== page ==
This assessment is spot-on. Ukraine is far more important to Russia than to the United States. Given this asymmetry in interests, Putin will up the ante, betting that the United States will tire first, especially if even American-armed Ukrainian forces fall short and the American public gets antsy. Distance matters, too: Russia’s proximity to Ukraine enables Putin to reinforce the rebels faster and more easily than the United States can replenish Kiev’s forces.

Those pushing Washington to arm Ukraine also lack convincing answers to three critical questions: How should the United States respond if Putin raises the stakes? If it’s an escalation on our side, what might the consequences be and how would Washington handle them? Finally, what is the overall objective: leveling the playing field or enabling Kiev to regain control of eastern Ukraine?

It is doubtful that an infusion of weapons will transform Ukraine’s ramshackle army, which has compensated for its weakness by relying on the patronage of oligarchs and business tycoons who have provided arms and funded local militias. As Michael Kofman of the Kennan Institute observes, the biggest problems facing the Ukrainian military are poor organization and inadequate training. These deficiencies are exacerbated by institutional corruption. An army’s problems often reflect societal and structural issues that can be solved only over the long haul, if at all, as we have learned from our long and difficult experience in trying to build functioning security forces in Afghanistan and Iraq. Handing out weapons will not solve these underlying and entrenched problems.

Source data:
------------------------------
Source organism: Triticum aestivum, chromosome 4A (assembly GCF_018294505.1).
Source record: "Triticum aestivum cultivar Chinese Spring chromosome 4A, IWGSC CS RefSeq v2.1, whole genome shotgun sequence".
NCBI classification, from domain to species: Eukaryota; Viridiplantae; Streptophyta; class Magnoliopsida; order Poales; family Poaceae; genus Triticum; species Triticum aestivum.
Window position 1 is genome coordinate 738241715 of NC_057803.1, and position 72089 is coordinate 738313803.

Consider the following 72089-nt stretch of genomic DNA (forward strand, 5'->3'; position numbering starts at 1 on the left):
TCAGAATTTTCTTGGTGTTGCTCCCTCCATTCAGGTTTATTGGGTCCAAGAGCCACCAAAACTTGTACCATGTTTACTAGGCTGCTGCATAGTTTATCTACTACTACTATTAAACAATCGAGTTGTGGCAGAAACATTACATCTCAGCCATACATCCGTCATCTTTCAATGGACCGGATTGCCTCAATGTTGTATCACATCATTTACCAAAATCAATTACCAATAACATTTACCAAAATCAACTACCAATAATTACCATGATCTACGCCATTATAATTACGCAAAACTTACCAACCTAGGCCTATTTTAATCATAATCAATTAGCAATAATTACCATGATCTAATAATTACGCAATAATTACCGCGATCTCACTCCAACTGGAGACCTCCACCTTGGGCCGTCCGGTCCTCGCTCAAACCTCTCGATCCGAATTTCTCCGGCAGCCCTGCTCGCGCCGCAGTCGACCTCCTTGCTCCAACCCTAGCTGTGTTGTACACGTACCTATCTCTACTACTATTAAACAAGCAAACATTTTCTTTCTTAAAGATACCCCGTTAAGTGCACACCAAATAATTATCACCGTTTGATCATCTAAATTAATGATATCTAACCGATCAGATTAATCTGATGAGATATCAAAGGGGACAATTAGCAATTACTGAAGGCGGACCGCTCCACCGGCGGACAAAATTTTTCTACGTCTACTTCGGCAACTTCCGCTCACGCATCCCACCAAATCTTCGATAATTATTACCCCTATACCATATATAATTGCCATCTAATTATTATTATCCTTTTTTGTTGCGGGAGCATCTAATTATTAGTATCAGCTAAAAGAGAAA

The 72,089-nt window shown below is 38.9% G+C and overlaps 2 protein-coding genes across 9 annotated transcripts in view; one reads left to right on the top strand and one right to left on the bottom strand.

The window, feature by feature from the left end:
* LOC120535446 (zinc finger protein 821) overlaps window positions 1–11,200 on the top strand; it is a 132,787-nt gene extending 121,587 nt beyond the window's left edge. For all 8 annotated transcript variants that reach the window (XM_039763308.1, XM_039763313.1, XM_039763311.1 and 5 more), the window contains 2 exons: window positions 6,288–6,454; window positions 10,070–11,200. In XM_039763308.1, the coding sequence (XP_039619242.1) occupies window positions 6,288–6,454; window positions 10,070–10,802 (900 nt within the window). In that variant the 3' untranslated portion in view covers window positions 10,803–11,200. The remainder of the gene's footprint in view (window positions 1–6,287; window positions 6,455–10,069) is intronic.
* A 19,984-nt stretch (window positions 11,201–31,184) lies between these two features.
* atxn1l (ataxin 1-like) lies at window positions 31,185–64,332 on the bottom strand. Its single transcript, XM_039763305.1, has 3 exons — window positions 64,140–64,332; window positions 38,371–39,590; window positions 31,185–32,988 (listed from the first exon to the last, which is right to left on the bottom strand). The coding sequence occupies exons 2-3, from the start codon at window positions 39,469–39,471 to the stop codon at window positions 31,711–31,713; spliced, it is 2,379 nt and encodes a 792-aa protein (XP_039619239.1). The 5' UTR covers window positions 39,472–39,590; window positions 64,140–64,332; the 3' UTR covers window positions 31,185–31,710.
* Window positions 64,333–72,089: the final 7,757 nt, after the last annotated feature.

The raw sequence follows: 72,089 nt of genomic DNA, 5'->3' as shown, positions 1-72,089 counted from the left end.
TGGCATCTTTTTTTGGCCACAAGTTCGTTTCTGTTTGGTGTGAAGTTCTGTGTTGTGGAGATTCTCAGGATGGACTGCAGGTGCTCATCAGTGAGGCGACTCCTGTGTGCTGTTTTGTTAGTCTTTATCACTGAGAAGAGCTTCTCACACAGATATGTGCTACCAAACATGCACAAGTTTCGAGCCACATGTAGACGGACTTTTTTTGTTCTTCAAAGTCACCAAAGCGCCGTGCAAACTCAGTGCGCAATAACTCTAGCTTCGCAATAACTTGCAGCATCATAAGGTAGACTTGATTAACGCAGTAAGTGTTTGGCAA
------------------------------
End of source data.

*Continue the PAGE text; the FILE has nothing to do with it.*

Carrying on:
Then there’s the not so minor matter of tracking the weapons. Ukraine’s eastern battle zones contain a hodgepodge of groups: regular military units, local militias, volunteer groups from various parts of Russia (including from the North Caucasus), and both criminal and smuggling networks. To ensure that the weapons remain solely in the hands of the Ukrainian army, Washington could place personnel on the ground to monitor distribution. But that would be a big step symbolically, and it would also intensify the confrontation with Putin.